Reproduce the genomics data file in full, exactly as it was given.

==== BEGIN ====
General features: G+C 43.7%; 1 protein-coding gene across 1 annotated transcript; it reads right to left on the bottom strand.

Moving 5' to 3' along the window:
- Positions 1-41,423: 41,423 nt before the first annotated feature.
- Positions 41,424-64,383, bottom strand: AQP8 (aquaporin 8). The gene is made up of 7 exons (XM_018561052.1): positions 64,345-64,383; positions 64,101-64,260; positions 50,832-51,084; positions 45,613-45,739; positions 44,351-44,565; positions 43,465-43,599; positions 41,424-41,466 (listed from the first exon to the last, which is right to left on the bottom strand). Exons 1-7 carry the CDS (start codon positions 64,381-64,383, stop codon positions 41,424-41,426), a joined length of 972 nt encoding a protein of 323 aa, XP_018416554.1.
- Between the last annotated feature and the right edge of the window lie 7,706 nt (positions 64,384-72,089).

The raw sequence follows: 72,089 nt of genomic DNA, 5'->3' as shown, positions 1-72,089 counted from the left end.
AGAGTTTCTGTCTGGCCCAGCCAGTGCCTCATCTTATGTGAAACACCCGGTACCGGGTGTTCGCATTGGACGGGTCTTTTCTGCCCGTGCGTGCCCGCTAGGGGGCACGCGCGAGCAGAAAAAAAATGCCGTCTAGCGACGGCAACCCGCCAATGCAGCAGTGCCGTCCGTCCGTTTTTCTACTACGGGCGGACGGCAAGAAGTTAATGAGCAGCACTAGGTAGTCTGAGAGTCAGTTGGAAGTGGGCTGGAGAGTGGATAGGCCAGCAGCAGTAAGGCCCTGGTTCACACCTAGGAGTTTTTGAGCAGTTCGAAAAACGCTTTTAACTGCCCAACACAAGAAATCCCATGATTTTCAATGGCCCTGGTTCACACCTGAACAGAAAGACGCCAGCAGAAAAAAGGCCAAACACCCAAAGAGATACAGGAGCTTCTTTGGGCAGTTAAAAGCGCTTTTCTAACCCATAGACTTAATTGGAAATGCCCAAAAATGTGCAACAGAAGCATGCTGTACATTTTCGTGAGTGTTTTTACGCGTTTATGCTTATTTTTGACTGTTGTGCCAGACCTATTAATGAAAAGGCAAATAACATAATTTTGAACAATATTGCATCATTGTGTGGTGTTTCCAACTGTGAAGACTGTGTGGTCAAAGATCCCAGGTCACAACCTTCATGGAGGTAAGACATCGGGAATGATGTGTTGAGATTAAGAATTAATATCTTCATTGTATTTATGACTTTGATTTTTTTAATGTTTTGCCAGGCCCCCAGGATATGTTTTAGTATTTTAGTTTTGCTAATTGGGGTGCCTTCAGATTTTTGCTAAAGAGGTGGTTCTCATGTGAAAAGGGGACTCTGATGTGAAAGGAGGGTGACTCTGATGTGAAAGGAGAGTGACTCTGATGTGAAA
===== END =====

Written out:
General features: G+C 43.7%; 1 protein-coding gene across 1 annotated transcript; it reads right to left on the bottom strand.

Moving 5' to 3' along the window:
- Positions 1-41,423: 41,423 nt before the first annotated feature.
- Positions 41,424-64,383, bottom strand: AQP8 (aquaporin 8). The gene is made up of 7 exons (XM_018561052.1): positions 64,345-64,383; positions 64,101-64,260; positions 50,832-51,084; positions 45,613-45,739; positions 44,351-44,565; positions 43,465-43,599; positions 41,424-41,466 (listed from the first exon to the last, which is right to left on the bottom strand). Exons 1-7 carry the CDS (start codon positions 64,381-64,383, stop codon positions 41,424-41,426), a joined length of 972 nt encoding a protein of 323 aa, XP_018416554.1.
- Between the last annotated feature and the right edge of the window lie 7,706 nt (positions 64,384-72,089).

The raw sequence follows: 72,089 nt of genomic DNA, 5'->3' as shown, positions 1-72,089 counted from the left end.
AGAGTTTCTGTCTGGCCCAGCCAGTGCCTCATCTTATGTGAAACACCCGGTACCGGGTGTTCGCATTGGACGGGTCTTTTCTGCCCGTGCGTGCCCGCTAGGGGGCACGCGCGAGCAGAAAAAAAATGCCGTCTAGCGACGGCAACCCGCCAATGCAGCAGTGCCGTCCGTCCGTTTTTCTACTACGGGCGGACGGCAAGAAGTTAATGAGCAGCACTAGGTAGTCTGAGAGTCAGTTGGAAGTGGGCTGGAGAGTGGATAGGCCAGCAGCAGTAAGGCCCTGGTTCACACCTAGGAGTTTTTGAGCAGTTCGAAAAACGCTTTTAACTGCCCAACACAAGAAATCCCATGATTTTCAATGGCCCTGGTTCACACCTGAACAGAAAGACGCCAGCAGAAAAAAGGCCAAACACCCAAAGAGATACAGGAGCTTCTTTGGGCAGTTAAAAGCGCTTTTCTAACCCATAGACTTAATTGGAAATGCCCAAAAATGTGCAACAGAAGCATGCTGTACATTTTCGTGAGTGTTTTTACGCGTTTATGCTTATTTTTGACTGTTGTGCCAGACCTATTAATGAAAAGGCAAATAACATAATTTTGAACAATATTGCATCATTGTGTGGTGTTTCCAACTGTGAAGACTGTGTGGTCAAAGATCCCAGGTCACAACCTTCATGGAGGTAAGACATCGGGAATGATGTGTTGAGATTAAGAATTAATATCTTCATTGTATTTATGACTTTGATTTTTTTAATGTTTTGCCAGGCCCCCAGGATATGTTTTAGTATTTTAGTTTTGCTAATTGGGGTGCCTTCAGATTTTTGCTAAAGAGGTGGTTCTCATGTGAAAAGGGGACTCTGATGTGAAAGGAGGGTGACTCTGATGTGAAAGGAGAGTGACTCTGATGTGAAA